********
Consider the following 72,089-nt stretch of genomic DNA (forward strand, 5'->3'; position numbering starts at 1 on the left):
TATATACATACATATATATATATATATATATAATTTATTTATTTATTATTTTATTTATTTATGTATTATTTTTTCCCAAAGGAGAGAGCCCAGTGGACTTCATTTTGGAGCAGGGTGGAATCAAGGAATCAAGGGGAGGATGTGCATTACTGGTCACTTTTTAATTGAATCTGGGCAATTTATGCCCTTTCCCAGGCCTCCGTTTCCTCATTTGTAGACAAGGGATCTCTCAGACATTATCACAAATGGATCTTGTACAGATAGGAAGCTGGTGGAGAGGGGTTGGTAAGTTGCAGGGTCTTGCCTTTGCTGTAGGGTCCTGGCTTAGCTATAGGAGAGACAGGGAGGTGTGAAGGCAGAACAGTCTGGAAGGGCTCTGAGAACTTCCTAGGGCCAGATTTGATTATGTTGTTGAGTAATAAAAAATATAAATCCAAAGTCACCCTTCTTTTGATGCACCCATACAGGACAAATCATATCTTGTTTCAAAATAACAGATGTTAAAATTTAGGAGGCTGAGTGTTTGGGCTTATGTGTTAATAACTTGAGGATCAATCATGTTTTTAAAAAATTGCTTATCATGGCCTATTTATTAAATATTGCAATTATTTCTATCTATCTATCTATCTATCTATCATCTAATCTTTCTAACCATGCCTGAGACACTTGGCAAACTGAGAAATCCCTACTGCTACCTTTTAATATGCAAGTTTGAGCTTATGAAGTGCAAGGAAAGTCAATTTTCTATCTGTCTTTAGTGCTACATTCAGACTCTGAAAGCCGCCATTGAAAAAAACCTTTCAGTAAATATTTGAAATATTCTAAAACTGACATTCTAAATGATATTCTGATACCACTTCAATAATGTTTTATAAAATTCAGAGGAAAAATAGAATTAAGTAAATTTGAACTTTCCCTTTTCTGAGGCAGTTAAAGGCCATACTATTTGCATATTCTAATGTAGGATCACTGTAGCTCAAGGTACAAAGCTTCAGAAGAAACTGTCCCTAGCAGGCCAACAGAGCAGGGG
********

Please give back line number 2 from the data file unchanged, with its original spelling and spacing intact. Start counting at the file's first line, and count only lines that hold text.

TATATACATACATATATATATATATATATATAATTTATTTATTTATTATTTTATTTATTTATGTATTATTTTTTCCCAAAGGAGAGAGCCCAGTGGACTTCATTTTGGAGCAGGGTGGAATCAAGGAATCAAGGGGAGGATGTGCATTACTGGTCACTTTTTAATTGAATCTGGGCAATTTATGCCCTTTCCCAGGCCTCCGTTTCCTCATTTGTAGACAAGGGATCTCTCAGACATTATCACAAATGGATCTTGTACAGATAGGAAGCTGGTGGAGAGGGGTTGGTAAGTTGCAGGGTCTTGCCTTTGCTGTAGGGTCCTGGCTTAGCTATAGGAGAGACAGGGAGGTGTGAAGGCAGAACAGTCTGGAAGGGCTCTGAGAACTTCCTAGGGCCAGATTTGATTATGTTGTTGAGTAATAAAAAATATAAATCCAAAGTCACCCTTCTTTTGATGCACCCATACAGGACAAATCATATCTTGTTTCAAAATAACAGATGTTAAAATTTAGGAGGCTGAGTGTTTGGGCTTATGTGTTAATAACTTGAGGATCAATCATGTTTTTAAAAAATTGCTTATCATGGCCTATTTATTAAATATTGCAATTATTTCTATCTATCTATCTATCTATCTATCATCTAATCTTTCTAACCATGCCTGAGACACTTGGCAAACTGAGAAATCCCTACTGCTACCTTTTAATATGCAAGTTTGAGCTTATGAAGTGCAAGGAAAGTCAATTTTCTATCTGTCTTTAGTGCTACATTCAGACTCTGAAAGCCGCCATTGAAAAAAACCTTTCAGTAAATATTTGAAATATTCTAAAACTGACATTCTAAATGATATTCTGATACCACTTCAATAATGTTTTATAAAATTCAGAGGAAAAATAGAATTAAGTAAATTTGAACTTTCCCTTTTCTGAGGCAGTTAAAGGCCATACTATTTGCATATTCTAATGTAGGATCACTGTAGCTCAAGGTACAAAGCTTCAGAAGAAACTGTCCCTAGCAGGCCAACAGAGCAGGGG